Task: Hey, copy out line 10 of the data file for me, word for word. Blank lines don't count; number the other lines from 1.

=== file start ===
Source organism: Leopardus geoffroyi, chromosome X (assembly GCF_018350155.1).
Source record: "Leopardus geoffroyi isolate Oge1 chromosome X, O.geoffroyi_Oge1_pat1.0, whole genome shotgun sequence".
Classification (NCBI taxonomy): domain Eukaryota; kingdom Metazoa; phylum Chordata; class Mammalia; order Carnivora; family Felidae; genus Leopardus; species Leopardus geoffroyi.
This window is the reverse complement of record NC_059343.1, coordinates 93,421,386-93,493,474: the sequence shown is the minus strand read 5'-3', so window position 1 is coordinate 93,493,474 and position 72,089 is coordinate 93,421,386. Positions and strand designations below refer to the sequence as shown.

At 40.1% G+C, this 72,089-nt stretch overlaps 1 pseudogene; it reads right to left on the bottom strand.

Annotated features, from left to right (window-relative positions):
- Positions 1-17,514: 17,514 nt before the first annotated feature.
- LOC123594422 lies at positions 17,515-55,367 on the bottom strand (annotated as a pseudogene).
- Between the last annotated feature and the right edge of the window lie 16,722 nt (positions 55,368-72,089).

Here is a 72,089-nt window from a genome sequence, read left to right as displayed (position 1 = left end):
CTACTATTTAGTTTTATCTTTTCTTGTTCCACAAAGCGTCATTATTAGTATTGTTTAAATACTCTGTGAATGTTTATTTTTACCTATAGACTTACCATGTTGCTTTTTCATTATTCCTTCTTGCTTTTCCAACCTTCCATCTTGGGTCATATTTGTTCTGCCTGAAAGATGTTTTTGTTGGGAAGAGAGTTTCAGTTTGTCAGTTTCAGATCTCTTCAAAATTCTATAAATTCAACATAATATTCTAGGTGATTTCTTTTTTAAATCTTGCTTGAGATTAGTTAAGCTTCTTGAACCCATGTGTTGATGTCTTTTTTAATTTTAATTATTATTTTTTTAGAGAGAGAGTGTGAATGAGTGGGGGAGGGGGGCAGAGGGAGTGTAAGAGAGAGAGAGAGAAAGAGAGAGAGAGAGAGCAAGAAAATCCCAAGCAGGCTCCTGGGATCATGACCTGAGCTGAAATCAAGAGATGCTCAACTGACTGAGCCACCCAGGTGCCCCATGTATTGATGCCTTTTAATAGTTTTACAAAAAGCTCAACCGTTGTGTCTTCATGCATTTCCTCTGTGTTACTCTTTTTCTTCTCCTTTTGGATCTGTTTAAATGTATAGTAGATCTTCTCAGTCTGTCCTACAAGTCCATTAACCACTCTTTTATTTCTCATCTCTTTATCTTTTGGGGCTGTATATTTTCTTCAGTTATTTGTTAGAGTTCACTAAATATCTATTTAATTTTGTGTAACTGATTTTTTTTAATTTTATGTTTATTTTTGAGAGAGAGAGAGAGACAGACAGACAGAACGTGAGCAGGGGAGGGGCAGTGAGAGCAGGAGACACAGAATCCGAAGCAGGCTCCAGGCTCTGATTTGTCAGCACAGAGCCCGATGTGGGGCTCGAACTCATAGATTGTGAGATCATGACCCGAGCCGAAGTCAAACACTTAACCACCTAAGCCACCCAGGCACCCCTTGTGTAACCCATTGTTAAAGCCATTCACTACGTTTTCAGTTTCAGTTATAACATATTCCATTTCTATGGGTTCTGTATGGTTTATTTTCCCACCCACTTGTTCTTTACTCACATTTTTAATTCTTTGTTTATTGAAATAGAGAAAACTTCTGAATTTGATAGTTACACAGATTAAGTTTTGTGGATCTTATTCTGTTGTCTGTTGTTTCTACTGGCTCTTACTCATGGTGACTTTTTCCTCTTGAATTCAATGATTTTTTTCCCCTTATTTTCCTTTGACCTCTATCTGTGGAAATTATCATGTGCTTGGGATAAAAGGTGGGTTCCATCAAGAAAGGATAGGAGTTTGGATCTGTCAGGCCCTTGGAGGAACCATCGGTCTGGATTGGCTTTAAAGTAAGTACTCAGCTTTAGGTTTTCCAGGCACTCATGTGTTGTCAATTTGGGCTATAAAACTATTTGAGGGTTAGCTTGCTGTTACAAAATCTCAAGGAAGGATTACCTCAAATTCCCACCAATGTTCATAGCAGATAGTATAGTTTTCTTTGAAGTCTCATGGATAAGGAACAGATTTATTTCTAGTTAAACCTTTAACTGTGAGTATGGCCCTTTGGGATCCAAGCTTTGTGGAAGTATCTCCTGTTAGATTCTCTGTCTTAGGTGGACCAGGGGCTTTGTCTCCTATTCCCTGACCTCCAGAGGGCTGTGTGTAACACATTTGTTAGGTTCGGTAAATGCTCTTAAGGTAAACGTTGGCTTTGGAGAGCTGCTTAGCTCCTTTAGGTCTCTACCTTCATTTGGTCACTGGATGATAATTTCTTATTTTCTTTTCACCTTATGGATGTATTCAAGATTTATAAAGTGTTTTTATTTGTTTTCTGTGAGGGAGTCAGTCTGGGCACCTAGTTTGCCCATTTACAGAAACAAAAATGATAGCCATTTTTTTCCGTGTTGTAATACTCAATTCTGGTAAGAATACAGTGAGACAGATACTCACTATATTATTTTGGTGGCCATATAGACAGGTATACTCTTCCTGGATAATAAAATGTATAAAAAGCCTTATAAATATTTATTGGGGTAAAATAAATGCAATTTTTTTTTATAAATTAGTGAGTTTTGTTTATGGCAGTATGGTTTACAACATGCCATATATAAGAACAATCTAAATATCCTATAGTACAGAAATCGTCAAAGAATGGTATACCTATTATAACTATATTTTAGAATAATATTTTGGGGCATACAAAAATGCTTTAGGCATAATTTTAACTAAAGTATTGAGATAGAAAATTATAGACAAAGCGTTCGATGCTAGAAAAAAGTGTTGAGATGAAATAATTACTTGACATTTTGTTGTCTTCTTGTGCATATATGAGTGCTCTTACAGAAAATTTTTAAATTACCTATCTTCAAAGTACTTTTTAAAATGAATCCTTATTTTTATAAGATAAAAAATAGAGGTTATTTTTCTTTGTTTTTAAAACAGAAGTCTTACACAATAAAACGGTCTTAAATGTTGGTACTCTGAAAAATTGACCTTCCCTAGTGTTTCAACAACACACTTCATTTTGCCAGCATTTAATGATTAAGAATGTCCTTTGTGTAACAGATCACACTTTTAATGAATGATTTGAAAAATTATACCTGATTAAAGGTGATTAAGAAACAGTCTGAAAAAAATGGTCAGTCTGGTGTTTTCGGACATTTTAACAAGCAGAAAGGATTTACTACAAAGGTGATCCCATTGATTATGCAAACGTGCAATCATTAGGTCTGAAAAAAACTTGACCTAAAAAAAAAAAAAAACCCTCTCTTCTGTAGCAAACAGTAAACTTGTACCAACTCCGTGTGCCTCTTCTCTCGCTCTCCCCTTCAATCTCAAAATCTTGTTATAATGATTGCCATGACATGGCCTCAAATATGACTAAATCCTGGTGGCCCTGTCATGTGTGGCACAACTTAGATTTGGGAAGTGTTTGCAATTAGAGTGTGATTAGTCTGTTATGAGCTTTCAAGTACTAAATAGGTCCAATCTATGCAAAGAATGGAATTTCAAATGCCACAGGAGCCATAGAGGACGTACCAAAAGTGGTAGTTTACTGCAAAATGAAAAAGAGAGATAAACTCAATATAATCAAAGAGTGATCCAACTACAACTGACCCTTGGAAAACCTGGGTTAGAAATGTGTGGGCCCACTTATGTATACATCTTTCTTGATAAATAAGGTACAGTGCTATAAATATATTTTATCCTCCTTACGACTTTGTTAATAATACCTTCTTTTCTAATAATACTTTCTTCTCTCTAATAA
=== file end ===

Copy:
Here is a 72,089-nt window from a genome sequence, read left to right as displayed (position 1 = left end):